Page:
Casino News

Connecticut Tribes to Start Preliminary Work on Joint Casino Venture

During a quarterly conference that took place this Thursday, the Mohegan Tribe’s chairman Kevin Brown announced that the demolition work for Connecticut’s third casino venture is set to commence by the end of this month. The announcement came amid rumors that MGM Resorts may thwart the implementation of the tribal nation’s plan to build a $300 million casino on off tribal plot of land in the northern part of Connecticut.

Yesterday, the Mohegan Tribe’s chairman Kevin Brown announced that Mohegan and Mashantucket Pequot tribes are to put the wheels in motion and start paving the way for the construction of their joint casino venture by the end of the month, with the first step being the demolishing of the old cinema. In fact, we have heard this before. Last year, the two tribal nations announced that the demolition work is set to commence by the end of 2017. However, the entire project was delayed due to myriad legislative hurdles and challenges.

Connecitcut’s Joint Casino Venture Goes Through a Hard Patch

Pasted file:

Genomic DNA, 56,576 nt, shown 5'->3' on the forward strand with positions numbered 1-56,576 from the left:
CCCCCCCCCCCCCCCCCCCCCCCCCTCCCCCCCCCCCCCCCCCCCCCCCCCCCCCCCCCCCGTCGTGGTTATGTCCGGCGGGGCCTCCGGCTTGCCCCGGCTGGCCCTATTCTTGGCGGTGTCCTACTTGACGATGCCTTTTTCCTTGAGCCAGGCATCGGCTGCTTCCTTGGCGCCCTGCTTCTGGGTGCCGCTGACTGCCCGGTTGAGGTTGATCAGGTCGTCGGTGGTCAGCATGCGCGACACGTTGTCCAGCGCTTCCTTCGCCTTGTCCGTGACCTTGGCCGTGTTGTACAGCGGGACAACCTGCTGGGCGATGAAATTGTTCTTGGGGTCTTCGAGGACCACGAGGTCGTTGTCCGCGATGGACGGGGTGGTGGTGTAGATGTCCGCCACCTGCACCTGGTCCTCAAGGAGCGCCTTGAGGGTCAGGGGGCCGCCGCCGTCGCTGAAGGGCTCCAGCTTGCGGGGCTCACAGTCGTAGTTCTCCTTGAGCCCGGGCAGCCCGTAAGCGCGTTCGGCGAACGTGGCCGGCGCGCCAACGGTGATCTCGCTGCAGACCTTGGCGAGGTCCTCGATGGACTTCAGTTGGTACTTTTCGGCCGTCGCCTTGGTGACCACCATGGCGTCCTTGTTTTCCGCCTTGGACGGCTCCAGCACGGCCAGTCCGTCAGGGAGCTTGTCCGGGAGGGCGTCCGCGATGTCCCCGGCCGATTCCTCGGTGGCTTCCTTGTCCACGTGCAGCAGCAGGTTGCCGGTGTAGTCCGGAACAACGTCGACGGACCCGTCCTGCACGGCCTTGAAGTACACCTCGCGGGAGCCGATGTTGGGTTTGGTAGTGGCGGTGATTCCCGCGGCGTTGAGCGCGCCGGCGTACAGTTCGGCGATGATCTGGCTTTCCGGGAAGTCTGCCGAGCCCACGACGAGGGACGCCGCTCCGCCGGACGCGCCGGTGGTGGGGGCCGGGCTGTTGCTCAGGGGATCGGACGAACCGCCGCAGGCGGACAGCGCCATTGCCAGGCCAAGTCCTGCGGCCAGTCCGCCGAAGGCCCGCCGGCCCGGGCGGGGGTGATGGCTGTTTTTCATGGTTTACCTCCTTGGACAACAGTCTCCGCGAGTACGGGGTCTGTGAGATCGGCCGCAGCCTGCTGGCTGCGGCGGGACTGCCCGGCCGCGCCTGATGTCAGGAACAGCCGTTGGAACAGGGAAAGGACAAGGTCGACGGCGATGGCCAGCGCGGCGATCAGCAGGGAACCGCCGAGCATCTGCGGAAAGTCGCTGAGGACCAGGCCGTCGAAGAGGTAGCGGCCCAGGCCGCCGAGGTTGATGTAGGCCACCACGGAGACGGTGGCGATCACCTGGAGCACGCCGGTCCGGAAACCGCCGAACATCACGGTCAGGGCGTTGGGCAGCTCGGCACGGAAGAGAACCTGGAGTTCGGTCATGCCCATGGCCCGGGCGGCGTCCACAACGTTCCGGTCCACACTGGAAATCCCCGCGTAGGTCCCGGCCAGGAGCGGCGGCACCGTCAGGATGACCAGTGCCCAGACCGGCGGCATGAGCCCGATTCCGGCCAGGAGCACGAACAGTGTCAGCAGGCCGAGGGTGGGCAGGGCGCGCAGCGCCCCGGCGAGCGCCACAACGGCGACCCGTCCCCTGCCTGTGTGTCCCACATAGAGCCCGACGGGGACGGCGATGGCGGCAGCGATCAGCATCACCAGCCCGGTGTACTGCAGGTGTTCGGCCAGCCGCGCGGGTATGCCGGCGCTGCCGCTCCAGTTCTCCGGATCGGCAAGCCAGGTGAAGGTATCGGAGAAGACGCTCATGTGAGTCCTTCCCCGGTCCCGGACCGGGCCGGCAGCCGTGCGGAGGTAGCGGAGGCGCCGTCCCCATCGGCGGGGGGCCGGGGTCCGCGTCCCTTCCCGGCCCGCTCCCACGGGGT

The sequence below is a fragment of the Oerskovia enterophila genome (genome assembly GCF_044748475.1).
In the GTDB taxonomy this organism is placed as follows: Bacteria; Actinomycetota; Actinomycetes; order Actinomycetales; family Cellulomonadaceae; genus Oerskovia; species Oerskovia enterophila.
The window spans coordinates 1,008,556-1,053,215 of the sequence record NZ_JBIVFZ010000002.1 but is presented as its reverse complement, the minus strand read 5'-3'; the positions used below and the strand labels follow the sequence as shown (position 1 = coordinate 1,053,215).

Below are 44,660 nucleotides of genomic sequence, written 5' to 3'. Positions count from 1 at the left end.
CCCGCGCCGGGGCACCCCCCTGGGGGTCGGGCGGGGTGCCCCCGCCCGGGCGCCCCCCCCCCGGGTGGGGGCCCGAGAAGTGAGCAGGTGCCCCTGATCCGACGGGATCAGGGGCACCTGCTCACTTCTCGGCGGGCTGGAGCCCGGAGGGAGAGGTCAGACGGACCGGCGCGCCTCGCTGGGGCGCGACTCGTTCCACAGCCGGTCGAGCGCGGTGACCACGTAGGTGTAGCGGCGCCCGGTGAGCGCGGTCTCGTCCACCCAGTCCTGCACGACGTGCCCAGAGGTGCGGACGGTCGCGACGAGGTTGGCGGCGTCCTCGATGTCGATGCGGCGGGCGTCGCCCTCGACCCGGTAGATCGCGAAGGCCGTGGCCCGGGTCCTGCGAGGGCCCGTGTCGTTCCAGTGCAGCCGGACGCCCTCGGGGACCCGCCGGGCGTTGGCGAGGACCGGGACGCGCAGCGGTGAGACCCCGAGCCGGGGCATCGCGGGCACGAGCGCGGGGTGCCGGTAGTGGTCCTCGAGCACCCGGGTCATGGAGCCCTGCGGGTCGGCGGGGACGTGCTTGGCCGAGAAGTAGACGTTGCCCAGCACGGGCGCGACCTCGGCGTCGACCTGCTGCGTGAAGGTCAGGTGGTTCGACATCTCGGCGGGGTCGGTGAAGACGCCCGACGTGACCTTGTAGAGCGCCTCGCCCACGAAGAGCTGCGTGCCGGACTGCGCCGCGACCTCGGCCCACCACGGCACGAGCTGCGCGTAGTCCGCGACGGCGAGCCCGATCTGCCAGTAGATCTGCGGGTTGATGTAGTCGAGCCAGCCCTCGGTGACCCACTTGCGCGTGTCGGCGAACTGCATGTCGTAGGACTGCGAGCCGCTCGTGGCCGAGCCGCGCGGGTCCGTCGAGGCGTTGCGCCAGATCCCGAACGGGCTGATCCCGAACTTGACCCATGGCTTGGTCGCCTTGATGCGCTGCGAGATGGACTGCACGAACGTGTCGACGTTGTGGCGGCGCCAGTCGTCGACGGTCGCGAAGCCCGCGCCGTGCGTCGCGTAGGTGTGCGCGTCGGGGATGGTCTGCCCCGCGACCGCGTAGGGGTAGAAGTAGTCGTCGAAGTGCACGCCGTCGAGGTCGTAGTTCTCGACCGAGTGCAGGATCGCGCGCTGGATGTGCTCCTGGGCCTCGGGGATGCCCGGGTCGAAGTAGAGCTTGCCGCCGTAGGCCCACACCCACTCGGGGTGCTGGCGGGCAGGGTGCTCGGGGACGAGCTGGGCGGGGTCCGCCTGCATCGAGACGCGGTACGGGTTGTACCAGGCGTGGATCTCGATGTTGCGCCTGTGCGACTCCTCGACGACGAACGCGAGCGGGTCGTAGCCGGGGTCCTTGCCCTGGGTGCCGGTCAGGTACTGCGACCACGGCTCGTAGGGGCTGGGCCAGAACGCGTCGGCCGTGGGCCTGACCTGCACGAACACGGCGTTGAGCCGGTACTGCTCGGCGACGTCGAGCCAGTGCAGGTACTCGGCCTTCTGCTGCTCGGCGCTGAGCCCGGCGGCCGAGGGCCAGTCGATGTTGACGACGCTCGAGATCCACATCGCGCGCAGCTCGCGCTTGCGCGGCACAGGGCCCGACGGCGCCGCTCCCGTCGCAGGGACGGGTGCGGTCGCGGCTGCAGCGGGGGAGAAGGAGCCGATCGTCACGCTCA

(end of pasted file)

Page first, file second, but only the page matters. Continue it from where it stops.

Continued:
MGM Resorts appeared to be the two tribal nations’ worst nightmare. MGM Resorts, the company behind a $950 million casino complex in Springfield, did not spare any efforts and money to challenge the construction of the two tribal nations’ casino venture in East Windsor (which is just across the border from the tribes’ preferred site for the construction of a casino).

The casino operator even upped the stakes in the fight against its rivals Mohegan Sun and Foxwoods Resorts Casino, bringing them to court. However, MGM Resorts’ efforts to stop a new casino from being constructed near the MGM Springfield complex hit a snag.

In December last year, Connecticut’s two gaming tribes joined powers with the state in suing the federal government over delays in approving the new casino project in East Windsor. The two tribal nations backed up by Connecticut’s Gov.Dannel P. Malloy filed a lawsuit in US District Court against the US Department of Interior and Secretary Ryan Zinke.

Various documents claim that Mr. Zinke allegedly stopped the two tribal nation’s project to benefit the politically-related MGM Resorts. Yesterday, the news agency Politico provided more detailed information about the hidden affairs between MGM Resorts and Mr. Zinke. According to their article, Zinke and other officials were in close relations with MGM lobbyists.

The tribes’ casino proposal intended to retain the players in Connecticut, who otherwise would go to spend their money in the nearby MGM Springfield casino. It is interesting to note that the two tribes currently pay 25% of their slots revenue in order to keep their casino exclusivity. The two tribal nations will need to pay the state a 25% cut of their gaming revenue from their new joint casino venture.